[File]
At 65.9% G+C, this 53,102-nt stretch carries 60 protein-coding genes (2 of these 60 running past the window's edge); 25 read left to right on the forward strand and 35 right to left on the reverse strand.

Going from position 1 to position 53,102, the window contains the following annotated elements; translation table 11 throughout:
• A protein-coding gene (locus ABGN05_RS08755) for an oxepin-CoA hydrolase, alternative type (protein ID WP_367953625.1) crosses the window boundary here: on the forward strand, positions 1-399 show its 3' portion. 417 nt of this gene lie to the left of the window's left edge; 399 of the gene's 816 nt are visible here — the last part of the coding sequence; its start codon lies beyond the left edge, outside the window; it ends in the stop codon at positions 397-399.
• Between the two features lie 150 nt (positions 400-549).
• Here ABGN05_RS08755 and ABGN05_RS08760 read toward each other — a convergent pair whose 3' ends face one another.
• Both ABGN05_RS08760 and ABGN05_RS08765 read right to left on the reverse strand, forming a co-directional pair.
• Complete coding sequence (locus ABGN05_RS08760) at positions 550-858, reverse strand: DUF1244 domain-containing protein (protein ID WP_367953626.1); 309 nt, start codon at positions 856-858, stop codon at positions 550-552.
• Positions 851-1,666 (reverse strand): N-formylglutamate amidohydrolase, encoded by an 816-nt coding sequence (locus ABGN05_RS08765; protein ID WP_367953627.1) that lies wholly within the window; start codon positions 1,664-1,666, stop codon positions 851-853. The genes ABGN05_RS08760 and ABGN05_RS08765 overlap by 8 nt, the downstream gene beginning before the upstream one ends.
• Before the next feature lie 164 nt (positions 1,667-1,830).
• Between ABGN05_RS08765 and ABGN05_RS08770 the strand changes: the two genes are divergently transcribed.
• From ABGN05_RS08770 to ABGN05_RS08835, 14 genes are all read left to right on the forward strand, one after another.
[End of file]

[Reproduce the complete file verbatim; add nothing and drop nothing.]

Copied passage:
At 65.9% G+C, this 53,102-nt stretch carries 60 protein-coding genes (2 of these 60 running past the window's edge); 25 read left to right on the forward strand and 35 right to left on the reverse strand.

Going from position 1 to position 53,102, the window contains the following annotated elements; translation table 11 throughout:
• A protein-coding gene (locus ABGN05_RS08755) for an oxepin-CoA hydrolase, alternative type (protein ID WP_367953625.1) crosses the window boundary here: on the forward strand, positions 1-399 show its 3' portion. 417 nt of this gene lie to the left of the window's left edge; 399 of the gene's 816 nt are visible here — the last part of the coding sequence; its start codon lies beyond the left edge, outside the window; it ends in the stop codon at positions 397-399.
• Between the two features lie 150 nt (positions 400-549).
• Here ABGN05_RS08755 and ABGN05_RS08760 read toward each other — a convergent pair whose 3' ends face one another.
• Both ABGN05_RS08760 and ABGN05_RS08765 read right to left on the reverse strand, forming a co-directional pair.
• Complete coding sequence (locus ABGN05_RS08760) at positions 550-858, reverse strand: DUF1244 domain-containing protein (protein ID WP_367953626.1); 309 nt, start codon at positions 856-858, stop codon at positions 550-552.
• Positions 851-1,666 (reverse strand): N-formylglutamate amidohydrolase, encoded by an 816-nt coding sequence (locus ABGN05_RS08765; protein ID WP_367953627.1) that lies wholly within the window; start codon positions 1,664-1,666, stop codon positions 851-853. The genes ABGN05_RS08760 and ABGN05_RS08765 overlap by 8 nt, the downstream gene beginning before the upstream one ends.
• Before the next feature lie 164 nt (positions 1,667-1,830).
• Between ABGN05_RS08765 and ABGN05_RS08770 the strand changes: the two genes are divergently transcribed.
• From ABGN05_RS08770 to ABGN05_RS08835, 14 genes are all read left to right on the forward strand, one after another.